ANXIETY / FEAR, Proactive Parenting, SELF-CARE, SELF-LOVE, U Time

LEARNING TO LOVE YOURSELF

There’s a true saying;

 ‘If you don’t love yourself, then who will?’

We must look after and love ourselves, mistakes, imperfections and all.

If there’s something we don’t love about ourselves, then others may not love that aspect of us either.

Not because it’s not lovable, but because we will transmit the message of how we feel about ourselves to other people that we meet.

Our partners may think we are beautiful, but if we think we are ugly, over time, we will start to dress and look the way we feel.

Self-love shouldn’t be reliant on others loving us though.

We should replace any damaging, empty, unhealthy relationship with another, for a more meaningful, loving relationship with ourselves. 

Getting to know who we really are as individuals is self-love. The relationship we have with ourselves influences all the other relationships in our lives, and our love for ourselves is more important than any other love we may, or may not, receive from others.

Fat, thin, rich, poor, happy, or depressed, it makes no odds; you can love yourself regardless of who you think you are, or however your past may have been.

Loving yourself does not need to depend on past or future events or relationships. Anyone can start afresh today and learn to love themselves, no matter what.

It’s the single most loving thing we can do for our children.

We are their greatest asset in life, so we must take good care of our own health and happiness. Should we become ill, we would not be in a position to care for them. Surely If only to keep us in a strong position to take care of our children at all times, that’s all the motivation we need to ensure we love and care for ourselves?

We need to learn to love ourselves the same way we love our children. To help with this, let’s try the following exercise.

LOVING YOURSELF THROUGH YOUR CHILD’S EYES EXERCISE

Close your eyes for a moment now. Then imagine your child in the future, grown up as a parent themselves with their own child.

Close your eyes and imagine.

How do you see them?

Can you see, hear, or feel them as a kind, caring, gentle, relaxed, patient, and loving parent toward their own child?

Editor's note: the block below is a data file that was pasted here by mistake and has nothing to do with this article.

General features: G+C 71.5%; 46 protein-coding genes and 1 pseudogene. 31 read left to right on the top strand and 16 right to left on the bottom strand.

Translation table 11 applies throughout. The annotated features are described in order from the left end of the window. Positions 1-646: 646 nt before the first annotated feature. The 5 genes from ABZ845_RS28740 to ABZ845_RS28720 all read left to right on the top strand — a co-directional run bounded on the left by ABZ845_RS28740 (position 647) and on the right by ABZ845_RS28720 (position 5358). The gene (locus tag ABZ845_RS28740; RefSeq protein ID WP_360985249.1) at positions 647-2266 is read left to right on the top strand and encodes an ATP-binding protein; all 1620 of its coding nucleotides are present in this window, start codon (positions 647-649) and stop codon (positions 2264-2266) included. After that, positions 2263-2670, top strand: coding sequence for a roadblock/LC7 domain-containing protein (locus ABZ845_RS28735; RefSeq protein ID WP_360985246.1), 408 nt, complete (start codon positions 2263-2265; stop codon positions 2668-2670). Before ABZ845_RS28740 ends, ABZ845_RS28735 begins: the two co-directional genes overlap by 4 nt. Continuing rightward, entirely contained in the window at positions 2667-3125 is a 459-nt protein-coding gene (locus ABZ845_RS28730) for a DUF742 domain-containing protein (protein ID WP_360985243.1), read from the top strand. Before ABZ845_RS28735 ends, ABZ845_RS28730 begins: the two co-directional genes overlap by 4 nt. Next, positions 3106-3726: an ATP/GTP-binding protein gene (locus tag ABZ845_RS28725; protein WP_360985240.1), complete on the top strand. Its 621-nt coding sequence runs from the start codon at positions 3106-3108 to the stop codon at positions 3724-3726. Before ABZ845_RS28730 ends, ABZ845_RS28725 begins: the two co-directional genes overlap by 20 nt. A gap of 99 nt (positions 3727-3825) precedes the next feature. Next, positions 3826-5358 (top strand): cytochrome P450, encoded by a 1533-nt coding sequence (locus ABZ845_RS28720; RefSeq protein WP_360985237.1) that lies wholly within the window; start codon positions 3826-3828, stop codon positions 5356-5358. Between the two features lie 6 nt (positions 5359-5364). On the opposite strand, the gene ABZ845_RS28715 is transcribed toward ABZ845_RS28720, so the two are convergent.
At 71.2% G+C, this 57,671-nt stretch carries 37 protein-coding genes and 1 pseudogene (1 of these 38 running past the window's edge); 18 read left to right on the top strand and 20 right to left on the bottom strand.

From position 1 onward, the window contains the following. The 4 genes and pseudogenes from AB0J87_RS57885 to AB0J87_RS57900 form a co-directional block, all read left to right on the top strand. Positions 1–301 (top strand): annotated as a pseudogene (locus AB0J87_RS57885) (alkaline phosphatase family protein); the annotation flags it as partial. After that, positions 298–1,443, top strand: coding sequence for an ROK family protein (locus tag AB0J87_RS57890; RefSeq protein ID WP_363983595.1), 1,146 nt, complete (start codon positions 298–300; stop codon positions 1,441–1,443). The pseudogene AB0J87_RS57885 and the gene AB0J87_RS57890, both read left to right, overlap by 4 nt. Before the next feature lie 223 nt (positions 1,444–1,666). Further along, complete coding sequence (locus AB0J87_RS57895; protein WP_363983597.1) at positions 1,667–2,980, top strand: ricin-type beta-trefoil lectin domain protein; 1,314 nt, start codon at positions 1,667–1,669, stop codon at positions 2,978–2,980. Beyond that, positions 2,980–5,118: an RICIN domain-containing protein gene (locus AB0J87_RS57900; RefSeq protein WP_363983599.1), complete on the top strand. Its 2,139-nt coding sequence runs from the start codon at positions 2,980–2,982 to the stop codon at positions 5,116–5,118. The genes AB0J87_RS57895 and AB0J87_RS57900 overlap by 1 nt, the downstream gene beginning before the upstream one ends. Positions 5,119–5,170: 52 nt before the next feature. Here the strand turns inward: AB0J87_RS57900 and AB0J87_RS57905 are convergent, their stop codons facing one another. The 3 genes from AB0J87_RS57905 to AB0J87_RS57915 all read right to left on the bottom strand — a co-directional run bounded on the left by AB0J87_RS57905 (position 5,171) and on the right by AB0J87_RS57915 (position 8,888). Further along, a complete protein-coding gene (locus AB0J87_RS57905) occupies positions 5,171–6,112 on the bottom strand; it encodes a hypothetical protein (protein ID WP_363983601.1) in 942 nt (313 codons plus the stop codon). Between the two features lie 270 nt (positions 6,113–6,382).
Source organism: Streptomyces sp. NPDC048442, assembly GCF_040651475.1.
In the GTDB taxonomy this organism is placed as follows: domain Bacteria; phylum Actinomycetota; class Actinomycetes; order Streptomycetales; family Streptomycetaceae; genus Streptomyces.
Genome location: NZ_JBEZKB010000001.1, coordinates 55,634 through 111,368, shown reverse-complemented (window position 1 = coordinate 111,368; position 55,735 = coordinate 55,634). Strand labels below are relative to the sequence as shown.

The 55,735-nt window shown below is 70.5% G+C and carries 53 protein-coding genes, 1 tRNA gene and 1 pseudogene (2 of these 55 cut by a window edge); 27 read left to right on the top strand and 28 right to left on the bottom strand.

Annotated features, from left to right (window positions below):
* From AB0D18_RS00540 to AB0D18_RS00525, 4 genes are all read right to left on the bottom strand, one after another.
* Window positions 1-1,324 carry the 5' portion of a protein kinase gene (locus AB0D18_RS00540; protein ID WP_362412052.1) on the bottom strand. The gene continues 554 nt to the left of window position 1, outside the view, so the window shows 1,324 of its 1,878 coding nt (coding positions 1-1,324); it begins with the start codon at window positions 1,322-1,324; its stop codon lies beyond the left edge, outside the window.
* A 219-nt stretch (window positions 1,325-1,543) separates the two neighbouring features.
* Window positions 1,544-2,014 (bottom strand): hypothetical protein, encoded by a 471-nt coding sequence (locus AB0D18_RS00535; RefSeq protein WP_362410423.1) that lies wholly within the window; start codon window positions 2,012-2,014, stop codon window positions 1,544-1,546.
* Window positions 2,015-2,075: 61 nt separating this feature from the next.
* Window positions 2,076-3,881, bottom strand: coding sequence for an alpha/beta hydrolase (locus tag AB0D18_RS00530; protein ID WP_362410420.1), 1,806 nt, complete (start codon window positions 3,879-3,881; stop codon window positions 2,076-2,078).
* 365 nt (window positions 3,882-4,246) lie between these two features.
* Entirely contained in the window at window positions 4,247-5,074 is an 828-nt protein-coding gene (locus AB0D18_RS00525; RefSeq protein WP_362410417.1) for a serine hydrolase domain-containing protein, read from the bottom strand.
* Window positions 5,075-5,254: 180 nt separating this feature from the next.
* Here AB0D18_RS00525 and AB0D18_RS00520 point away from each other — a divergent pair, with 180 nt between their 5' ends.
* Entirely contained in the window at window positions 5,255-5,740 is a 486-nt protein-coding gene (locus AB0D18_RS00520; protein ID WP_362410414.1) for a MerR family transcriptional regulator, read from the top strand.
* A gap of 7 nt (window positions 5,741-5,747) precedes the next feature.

Can you hear them enjoying their life, laughing with and loving others?

Are they;

A responsible adult and parent with honesty and integrity? Healthy, happy calm, relaxed, patient, optimistic, and fulfilled?

Making time for themselves and taking care of how they look, spending money that they have worked for on themselves and others?

In a career they love. Smart, successful, and abundant while being humble, content, and grateful?

Or are they;

Angry, worried, stressed, sad, frustrated, or depressed, struggling to make ends meet and sacrificing their time on the needs of everyone else?

What would you like them to look, sound, and feel like as a parent?

Imagine now that you are their child. What do you want for them as your parent? Love, happiness, abundance, and peace of mind?

Can you feel this overwhelming love, respect, and admiration for them as your parent?

Do you look up to them and aspire to be like them when you grow up?

See them as the parent, putting their arms around you as their child. Listen as they wish you all the good that you have wished for them.

Open your eyes now and be their parent again. The parent your child wants you to be and the parent you wish your child will become in the future.

When we love ourselves the way we love our children, we become a living, loving example. (Or a living example of love.)

 When they see us loving and caring for ourselves and addressing our own needs, they reap the benefits of our happiness, and it teaches them how to love and treat themselves.

MUMATHERAPY FACEBOOK GROUP

Over the past couple of weeks, I’ve received messages from Mum’s who are feeling overwhelmed with life and motherhood at the moment. Those lucky enough to have partners have shared their feelings only to feel their partners have dismissed them.

When this happens, it can be difficult to confide in anyone else. This can lead to feelings of despair, isolation, loneliness, frustration, anger or jealousy. This can be exasperated by the current world situation where we can no longer just go and seek help in a counsellor or friend easily, face to face. And over the phone or zooming means many mum’s won’t talk about how they are feeling with little ears or partners listening in. So I have been chatting to mum’s about starting a Mumatherapy Facebook group where mum’s can share their thoughts and feelings, real time, and help uplift and empower one another. This can just simply be reading about other people’s experiences, asking questions or joining in to support others. It will be a safe place to air your inner most thoughts and feelings with like-minded others, in a closed supportive group. I plan to share some helpful tools and techniques to alleviate stress and anxiety, and increase confidence and self esteem, such as, hypnosis, guided meditations, EFT and affirmations and quotes. The only goal will be to love one another like you would your best friend or sister, without judgement. It will also be a place to share the joys of motherhood too and your own successes and achievements. A positive place to feel loved, loving and lovable.